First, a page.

Five Star's 289th Great Blog Roundup Is Brought to You By Jeanette Winterson
This week's Five Star roundup is brought to us by government-sanctioned human rights violations, an ambivalent student of means, exhaustion from having to repeatedly defend black people as humans with rights, combating invalid arguments that repeatedly end up killing people, the difference between poverty tourism and marketing trips, a commitment to acceptance and love in the face of death, and Jeanette Winterson:
— Jeanette Winterson —
It's a deep and heavy collection this week, so take a few deep breaths, grab some tissues, and load up on the comfort food. And, despite the weight of all that you're about to read, happy Tuesday!
So let’s talk about the truth. The truth is: Our government [the Australian government] has fooled a nation with deceitful scare tactics for their own political gain. Our government breaks international law and their own laws every day. Our government has no accountability, abuses human rights, commits psychological harm, and incarcerates children. There is no doubt this is one of the gravest chapters in our nation’s history.
Him: Okay. How much money do you make coming here. The classes are noisy, di pickney dem dunce, you have to get up before day. How much do you get for pay?
Me: Okay, since I started this let me finish it. I get $____.
Him: And you have to work 30 days to get that?
Him: Hmmm, I can get that tonight. One job. 45 minutes.
I used to think that maybe I’d let my anger serve as an engine. But I’ve since discovered that my anger over each new racist incident is now rivaled and augmented by the anger I feel when asked to explain, once more, why black people shouldn’t be brutalized, insulted, and killed. If you’re a person of color, the racism beat is also a professional commitment to defending your right and the right of people like you to be treated with consideration to an audience filled with readers champing at the bit to call you nothing but a nigger playing the race card.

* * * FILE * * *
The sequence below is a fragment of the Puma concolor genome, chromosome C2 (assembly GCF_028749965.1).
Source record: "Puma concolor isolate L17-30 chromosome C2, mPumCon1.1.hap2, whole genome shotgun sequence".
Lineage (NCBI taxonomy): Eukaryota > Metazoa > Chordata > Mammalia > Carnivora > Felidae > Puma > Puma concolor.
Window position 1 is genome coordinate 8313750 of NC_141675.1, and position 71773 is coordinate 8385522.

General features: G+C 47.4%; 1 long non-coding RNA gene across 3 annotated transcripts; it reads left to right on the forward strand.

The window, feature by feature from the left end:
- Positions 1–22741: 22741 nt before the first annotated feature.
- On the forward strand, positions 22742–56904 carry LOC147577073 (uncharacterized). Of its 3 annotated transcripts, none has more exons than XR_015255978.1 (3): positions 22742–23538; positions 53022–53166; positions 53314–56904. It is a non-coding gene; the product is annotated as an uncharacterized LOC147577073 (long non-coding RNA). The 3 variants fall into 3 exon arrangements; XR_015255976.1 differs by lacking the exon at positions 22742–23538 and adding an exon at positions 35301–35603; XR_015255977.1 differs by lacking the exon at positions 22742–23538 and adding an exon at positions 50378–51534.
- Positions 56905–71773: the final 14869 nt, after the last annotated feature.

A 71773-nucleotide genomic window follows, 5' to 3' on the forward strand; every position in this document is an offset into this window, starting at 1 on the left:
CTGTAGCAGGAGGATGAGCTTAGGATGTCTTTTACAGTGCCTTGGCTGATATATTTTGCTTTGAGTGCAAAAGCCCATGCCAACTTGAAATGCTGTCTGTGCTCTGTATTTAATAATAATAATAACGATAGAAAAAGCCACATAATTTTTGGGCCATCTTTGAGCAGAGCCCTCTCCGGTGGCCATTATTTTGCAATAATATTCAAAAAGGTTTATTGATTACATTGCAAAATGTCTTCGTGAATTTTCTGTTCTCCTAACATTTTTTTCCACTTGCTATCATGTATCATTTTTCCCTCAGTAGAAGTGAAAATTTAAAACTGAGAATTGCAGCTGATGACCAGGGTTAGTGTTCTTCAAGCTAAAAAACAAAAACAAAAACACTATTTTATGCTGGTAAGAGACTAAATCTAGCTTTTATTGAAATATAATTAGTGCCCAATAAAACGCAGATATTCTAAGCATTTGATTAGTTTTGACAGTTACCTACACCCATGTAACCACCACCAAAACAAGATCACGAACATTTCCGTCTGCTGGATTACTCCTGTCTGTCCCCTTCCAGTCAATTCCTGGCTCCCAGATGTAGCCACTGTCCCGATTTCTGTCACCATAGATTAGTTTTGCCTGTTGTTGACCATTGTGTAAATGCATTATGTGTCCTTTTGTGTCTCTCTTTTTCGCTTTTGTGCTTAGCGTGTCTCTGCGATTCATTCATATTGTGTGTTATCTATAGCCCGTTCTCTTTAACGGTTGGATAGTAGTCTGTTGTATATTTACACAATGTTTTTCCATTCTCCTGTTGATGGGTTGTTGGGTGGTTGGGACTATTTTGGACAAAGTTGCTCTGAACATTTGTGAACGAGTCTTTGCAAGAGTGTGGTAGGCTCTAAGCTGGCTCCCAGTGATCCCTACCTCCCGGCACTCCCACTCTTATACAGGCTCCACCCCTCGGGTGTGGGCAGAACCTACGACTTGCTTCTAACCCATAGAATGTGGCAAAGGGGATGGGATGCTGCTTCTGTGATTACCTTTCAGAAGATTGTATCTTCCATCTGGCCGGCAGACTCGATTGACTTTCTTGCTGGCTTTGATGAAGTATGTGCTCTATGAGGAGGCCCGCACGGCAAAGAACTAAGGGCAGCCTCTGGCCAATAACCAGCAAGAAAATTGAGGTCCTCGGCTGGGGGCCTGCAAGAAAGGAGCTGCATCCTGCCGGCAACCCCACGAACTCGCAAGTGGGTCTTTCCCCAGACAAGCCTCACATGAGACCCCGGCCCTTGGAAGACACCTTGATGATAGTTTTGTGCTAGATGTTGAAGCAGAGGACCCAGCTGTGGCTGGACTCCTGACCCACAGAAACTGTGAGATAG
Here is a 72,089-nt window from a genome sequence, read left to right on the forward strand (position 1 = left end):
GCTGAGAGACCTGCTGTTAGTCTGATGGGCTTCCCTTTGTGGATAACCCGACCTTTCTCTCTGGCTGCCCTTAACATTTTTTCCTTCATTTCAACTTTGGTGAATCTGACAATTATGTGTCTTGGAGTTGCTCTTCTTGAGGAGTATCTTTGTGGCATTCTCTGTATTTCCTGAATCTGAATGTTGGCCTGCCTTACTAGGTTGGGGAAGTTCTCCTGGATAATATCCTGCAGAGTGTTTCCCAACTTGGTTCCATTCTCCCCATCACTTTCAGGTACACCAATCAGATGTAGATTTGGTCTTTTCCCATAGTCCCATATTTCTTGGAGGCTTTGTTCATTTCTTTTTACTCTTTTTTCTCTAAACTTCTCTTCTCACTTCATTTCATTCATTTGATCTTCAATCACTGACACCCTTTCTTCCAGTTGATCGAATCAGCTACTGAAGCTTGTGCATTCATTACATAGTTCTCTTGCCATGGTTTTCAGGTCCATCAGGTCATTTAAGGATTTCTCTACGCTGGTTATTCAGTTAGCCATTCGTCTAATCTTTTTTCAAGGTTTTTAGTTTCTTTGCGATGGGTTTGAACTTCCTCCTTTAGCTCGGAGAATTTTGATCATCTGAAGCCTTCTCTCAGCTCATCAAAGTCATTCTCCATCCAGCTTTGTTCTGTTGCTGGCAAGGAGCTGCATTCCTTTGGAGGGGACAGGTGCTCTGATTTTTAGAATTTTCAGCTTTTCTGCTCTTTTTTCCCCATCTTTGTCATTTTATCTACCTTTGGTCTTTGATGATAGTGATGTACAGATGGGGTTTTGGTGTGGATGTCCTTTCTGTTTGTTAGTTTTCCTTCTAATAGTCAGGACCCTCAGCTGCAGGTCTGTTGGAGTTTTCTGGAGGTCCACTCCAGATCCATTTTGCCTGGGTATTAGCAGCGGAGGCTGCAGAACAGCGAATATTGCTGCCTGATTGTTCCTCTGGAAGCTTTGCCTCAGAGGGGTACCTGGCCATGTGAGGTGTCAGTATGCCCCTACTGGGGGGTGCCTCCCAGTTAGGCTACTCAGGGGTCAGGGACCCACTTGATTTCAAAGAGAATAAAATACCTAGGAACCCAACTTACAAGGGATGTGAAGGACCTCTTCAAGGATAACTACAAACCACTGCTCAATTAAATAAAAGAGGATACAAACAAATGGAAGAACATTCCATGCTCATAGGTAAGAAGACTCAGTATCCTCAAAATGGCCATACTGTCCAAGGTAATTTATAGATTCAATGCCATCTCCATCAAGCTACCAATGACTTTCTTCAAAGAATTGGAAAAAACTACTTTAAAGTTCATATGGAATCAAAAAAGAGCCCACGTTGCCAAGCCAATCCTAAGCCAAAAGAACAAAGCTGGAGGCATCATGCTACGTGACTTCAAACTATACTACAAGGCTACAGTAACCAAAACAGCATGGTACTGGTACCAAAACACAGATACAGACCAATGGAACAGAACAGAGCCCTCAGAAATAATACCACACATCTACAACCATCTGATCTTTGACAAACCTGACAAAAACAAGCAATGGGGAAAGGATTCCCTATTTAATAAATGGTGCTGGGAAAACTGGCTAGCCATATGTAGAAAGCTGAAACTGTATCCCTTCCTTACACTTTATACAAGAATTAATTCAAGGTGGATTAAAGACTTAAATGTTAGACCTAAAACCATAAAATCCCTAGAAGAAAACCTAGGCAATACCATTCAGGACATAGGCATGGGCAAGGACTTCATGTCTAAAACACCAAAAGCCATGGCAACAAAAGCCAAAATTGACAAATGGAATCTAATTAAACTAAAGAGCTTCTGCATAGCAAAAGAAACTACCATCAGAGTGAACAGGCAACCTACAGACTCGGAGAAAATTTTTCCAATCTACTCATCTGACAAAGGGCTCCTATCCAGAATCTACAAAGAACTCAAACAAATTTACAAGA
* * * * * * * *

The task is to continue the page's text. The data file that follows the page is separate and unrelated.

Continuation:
You have the right to own a gun. Maybe owning a gun makes you feel safer, even though statistics show this is an illusion. Are you really not willing to give up that right if there’s a chance that doing so would save the lives of real human beings? It’s not an easy thing to do and it’s far from ideal, but neither is being shot in the face for the crime of wanting to see The Dark Knight Rises opening night.
With the growing popularity of such trips, there has also been a growing criticism. I think that is natural, as they’ve become more common. Some of the questions about blogger trips are valid and important, as I think that best practice as it relates to helping developing countries is something that should always be at the forefront. I wanted to flesh out some of the questions I’m hearing…
So acceptance, and sadness--well, I believe they can coexist. Sadness is inevitable--I'm only human, and trying too hard to rise above it only hurts more. But I do accept. I accept that life is finite, and I accept that my time will come soon. I accept that my life had been and still is a gift, and I accept the likely possibility that I won't see my kids grow older.
Please come back and share good writing with us over the coming week to be featured on the next Five Star. Submit it by Tuesday at midnight CST to nominate it for inclusion in the next roundup.
And because you are a fan of finding good, new writing on the internet: